Boilerplate for Git Repositories
A boilerplate file structure to be used by Git-based projects. It contains most of the files expected to be inside CKEditor-related repositories.
The boilerplate is generic enough to be used by any project out there.
Currently there are two presets available:
- For projects using ECMAScript 5 – the
- For projects using ECMAScript 2015+ (ESNext) – the
- For CKEditor 5 repositories – the
The following section lists documentation-related files that should be available in the project.
All projects must have a
README.md file which replaces this one.
Includes the default license terms used by most CKEditor projects.
Describes the standard contribution process adopted for CKEditor projects.
A template for the changelog file.
The following section lists developer-targeted files that should be available in the project.
This is the Grunt configuration file. It exposes the following tasks:
grunt default– Alias for
grunt githooks– Installs a Git pre-commit hook to run
jshint:git variations run the checks on files that will end up in the next
git commit only. It's
therefore much faster.
All Grunt tasks are available inside the
The npm configuration file which describes the project and includes dependencies for Node tools used in the project.
EOL and content type rules for Git.
The list of paths to be ignored by Git. This file also sets the list of paths to be ignored by the
Unified configurations for IDEs. See editorconfig.org for more information.
Using This Repository
This repository can be used as a starting point for new projects or to bring existing projects to a common pattern. It helps to preserve uniformity across different projects.
The following steps assume that you are located inside your local clone of the target repository.
1. Enabling the Boilerplate in a Repository
git remote add boilerplate https://github.com/ckeditor/ckeditor-boilerplate.git
2. Injecting the Boilerplate into a Repository
git fetch boilerplate git merge boilerplate/master # or boilerplate/esnext
If any files are already present in your repository, there is a chance that the merge will cause conflicts. Generally it should be straightforward to resolve them.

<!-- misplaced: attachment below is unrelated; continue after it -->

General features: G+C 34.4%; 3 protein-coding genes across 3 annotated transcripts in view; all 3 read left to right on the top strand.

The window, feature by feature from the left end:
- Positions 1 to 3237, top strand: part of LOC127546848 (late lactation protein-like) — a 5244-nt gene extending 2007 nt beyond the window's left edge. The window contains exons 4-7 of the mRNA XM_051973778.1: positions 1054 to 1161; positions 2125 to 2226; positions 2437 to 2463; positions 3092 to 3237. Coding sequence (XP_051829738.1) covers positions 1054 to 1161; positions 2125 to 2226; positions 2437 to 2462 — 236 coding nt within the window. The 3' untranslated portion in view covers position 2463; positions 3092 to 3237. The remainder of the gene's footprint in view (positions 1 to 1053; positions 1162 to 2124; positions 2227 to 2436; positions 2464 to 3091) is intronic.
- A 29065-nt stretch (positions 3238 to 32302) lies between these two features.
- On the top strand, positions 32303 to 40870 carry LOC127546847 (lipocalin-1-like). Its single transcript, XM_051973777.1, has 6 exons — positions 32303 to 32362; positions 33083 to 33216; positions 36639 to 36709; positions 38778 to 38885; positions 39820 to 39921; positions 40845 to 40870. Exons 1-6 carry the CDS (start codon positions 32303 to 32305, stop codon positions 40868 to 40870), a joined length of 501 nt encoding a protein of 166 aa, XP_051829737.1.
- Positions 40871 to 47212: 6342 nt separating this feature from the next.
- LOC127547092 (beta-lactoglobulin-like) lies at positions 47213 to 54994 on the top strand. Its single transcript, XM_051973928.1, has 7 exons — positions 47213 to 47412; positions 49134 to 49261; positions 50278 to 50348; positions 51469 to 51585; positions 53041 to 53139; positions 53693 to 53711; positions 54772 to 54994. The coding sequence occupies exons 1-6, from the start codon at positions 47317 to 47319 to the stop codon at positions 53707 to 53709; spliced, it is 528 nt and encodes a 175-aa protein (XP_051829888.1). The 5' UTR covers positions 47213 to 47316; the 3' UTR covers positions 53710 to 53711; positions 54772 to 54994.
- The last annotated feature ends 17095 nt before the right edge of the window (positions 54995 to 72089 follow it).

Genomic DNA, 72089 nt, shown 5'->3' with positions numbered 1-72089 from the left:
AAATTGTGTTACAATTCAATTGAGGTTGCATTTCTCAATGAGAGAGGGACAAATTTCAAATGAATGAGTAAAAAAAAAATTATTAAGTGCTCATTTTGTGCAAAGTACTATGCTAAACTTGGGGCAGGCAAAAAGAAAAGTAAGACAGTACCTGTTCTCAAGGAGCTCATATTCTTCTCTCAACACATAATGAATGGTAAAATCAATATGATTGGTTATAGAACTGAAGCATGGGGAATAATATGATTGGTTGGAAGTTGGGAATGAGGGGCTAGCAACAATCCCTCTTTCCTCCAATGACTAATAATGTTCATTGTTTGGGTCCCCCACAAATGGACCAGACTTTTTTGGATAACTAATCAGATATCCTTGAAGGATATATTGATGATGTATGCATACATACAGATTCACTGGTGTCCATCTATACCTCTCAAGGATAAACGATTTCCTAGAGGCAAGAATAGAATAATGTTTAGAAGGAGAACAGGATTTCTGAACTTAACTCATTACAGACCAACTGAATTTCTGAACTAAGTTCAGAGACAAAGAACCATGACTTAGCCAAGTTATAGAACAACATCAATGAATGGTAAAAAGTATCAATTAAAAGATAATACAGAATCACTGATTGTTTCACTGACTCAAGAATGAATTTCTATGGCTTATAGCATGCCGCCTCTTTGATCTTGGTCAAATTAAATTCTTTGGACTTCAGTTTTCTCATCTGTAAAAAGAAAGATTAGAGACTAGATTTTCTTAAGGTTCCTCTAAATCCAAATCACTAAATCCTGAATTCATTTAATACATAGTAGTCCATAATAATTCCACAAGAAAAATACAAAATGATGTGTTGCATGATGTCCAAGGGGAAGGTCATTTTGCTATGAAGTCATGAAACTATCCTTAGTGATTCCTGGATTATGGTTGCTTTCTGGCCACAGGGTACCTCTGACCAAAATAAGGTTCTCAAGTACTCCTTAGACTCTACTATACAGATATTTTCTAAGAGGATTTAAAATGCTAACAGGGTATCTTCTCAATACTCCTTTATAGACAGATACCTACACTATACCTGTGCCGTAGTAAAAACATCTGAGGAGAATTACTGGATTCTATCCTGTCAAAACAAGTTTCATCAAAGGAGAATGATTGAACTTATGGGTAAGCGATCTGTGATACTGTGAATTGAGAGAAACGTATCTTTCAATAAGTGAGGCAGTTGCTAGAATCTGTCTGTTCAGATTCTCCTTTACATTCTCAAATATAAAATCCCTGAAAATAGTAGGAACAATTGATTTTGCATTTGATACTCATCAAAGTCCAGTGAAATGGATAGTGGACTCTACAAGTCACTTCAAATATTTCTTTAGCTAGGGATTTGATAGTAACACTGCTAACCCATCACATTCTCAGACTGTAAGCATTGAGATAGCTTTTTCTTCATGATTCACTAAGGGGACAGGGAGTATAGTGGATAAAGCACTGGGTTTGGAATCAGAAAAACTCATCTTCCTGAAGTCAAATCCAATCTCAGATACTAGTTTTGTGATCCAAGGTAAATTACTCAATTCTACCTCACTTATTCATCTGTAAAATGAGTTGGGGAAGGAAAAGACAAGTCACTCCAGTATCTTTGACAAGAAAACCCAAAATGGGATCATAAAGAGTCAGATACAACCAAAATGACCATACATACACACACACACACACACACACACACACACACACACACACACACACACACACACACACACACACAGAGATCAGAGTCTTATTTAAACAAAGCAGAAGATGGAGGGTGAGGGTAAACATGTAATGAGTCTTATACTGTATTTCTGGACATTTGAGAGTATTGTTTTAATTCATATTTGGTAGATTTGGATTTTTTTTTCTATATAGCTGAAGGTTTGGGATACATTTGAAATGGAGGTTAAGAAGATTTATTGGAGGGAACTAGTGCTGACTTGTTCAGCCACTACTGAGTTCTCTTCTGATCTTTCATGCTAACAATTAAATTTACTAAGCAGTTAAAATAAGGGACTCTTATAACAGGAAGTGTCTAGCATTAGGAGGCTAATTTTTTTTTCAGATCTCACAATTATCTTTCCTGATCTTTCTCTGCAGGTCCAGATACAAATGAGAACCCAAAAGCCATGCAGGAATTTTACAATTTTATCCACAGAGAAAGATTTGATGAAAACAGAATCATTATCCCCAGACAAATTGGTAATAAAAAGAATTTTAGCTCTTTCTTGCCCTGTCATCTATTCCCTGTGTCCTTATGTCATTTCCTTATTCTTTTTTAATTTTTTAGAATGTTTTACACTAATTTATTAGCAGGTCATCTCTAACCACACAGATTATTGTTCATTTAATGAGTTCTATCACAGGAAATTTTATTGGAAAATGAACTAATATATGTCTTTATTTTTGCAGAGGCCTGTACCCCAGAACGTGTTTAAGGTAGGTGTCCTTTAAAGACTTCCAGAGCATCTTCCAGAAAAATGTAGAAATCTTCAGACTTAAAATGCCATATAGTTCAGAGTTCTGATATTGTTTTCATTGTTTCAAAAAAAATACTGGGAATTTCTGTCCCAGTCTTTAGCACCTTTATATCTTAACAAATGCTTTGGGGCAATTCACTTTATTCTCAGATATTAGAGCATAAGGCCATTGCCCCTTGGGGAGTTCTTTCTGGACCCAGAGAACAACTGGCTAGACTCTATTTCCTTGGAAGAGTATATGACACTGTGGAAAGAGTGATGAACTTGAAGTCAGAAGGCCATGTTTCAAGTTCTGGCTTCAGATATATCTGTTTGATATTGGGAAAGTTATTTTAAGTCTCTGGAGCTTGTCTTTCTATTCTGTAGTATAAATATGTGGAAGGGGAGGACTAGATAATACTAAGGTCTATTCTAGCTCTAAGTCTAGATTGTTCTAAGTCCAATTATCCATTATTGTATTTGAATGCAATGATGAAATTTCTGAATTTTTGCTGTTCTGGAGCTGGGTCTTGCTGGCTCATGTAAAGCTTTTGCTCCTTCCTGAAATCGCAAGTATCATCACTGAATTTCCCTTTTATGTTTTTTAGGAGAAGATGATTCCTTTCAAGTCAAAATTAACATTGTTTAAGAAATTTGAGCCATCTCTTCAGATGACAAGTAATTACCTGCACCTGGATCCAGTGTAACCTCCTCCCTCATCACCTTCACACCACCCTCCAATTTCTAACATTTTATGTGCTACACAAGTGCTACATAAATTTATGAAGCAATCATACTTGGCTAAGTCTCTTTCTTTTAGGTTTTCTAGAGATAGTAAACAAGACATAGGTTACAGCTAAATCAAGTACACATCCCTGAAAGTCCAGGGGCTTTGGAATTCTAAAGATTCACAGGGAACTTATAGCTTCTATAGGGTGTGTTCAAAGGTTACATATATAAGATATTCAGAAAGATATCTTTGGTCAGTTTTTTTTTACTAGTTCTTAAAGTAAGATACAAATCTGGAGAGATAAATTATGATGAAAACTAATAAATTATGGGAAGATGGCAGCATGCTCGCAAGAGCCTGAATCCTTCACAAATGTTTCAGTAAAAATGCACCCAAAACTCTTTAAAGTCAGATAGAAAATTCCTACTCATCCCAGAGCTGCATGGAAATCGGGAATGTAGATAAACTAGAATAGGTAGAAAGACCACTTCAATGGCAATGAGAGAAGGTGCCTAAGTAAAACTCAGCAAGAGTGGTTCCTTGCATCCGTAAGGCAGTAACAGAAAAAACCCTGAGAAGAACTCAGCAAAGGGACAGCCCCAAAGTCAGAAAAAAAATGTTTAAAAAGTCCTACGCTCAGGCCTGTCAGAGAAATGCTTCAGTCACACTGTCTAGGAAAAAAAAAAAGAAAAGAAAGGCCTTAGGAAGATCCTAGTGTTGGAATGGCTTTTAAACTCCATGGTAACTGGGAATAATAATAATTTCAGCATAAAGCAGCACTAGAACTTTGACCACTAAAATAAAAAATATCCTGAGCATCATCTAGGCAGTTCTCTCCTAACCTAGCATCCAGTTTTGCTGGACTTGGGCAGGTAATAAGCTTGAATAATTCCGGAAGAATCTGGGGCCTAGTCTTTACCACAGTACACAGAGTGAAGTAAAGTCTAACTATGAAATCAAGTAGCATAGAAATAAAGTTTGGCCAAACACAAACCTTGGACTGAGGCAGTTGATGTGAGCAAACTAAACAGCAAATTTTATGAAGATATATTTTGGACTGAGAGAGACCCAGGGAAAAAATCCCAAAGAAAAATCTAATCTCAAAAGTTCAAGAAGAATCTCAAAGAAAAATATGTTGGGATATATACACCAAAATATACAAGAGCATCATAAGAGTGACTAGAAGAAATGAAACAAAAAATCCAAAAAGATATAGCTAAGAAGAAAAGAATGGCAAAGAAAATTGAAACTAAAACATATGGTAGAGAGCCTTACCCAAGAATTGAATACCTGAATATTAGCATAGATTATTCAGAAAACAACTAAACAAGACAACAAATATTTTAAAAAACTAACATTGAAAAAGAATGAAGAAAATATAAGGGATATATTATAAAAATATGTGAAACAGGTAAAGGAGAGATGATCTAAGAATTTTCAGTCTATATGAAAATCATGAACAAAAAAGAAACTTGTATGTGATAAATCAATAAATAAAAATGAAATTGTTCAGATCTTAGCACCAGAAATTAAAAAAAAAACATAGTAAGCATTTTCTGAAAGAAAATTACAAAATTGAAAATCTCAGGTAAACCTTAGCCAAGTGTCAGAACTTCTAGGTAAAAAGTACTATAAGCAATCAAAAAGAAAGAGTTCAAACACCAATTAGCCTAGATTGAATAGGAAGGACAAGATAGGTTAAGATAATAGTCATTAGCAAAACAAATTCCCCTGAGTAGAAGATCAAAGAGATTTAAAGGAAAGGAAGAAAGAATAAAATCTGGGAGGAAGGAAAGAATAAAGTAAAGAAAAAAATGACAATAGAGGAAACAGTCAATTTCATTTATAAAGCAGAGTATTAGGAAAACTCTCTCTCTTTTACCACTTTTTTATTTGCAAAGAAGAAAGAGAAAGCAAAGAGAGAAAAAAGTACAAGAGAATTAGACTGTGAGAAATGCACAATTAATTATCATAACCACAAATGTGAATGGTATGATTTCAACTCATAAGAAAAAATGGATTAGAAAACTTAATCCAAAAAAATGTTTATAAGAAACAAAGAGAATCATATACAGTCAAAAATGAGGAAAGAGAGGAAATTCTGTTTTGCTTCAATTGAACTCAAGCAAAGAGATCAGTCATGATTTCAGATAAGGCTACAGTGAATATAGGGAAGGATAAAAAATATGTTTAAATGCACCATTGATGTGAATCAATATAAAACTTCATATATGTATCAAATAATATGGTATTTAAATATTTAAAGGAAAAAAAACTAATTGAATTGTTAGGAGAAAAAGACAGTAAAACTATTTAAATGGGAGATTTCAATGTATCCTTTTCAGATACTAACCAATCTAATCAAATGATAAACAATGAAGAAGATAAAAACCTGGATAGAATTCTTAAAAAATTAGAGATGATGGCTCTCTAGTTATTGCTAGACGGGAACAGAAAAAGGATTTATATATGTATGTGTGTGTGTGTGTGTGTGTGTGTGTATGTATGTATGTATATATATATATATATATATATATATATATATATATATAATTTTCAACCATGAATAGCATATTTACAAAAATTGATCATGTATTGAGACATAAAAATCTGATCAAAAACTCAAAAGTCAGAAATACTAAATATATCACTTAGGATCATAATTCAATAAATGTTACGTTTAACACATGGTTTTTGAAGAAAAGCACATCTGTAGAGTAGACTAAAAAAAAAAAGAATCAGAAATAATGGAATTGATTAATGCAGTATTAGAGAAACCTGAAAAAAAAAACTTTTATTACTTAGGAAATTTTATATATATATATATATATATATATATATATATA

3. Get Boilerplate Updates
Just repeat step 2.
First Steps after Including the Boilerplate
The boilerplate contains generic files, many of them serving as templates for your projects. The following are the things to do once you incorporate it into your project.
Reviewing file content:
README.md– Replace this file with the content that describes your project.
CONTRIBUTING.md– Ensure that the content of this file applies to your project.
- Replace the software name with your project name.
- Check if the license option fits your project.
- Ensure that the entire content of this file is appropriate for your project.
package.json– Fill all entries accordingly.
grunt are installed globally, run a few commands:
npm install– Downloads all project dependencies into
grunt githooks– (optional) If you want to have pre-commit linting enabled straight in your project.
Other than the files available in this repository, it is expected that target projects will also contain the following directories:
The source code of the project.
If any build is created, it should be placed in this folder.
The place for tests. Its final placement is per project. It can either stay in the project root or inside sub-directories that represent parts of the project, like modules or plugins.
Copyright (c) 2014 CKSource - Frederico Knabben
All boilerplate code is licensed under the terms of the MIT license.
LICENSE.md is available in this repository as a template for your project, it does not apply to the
boilerplate project itself.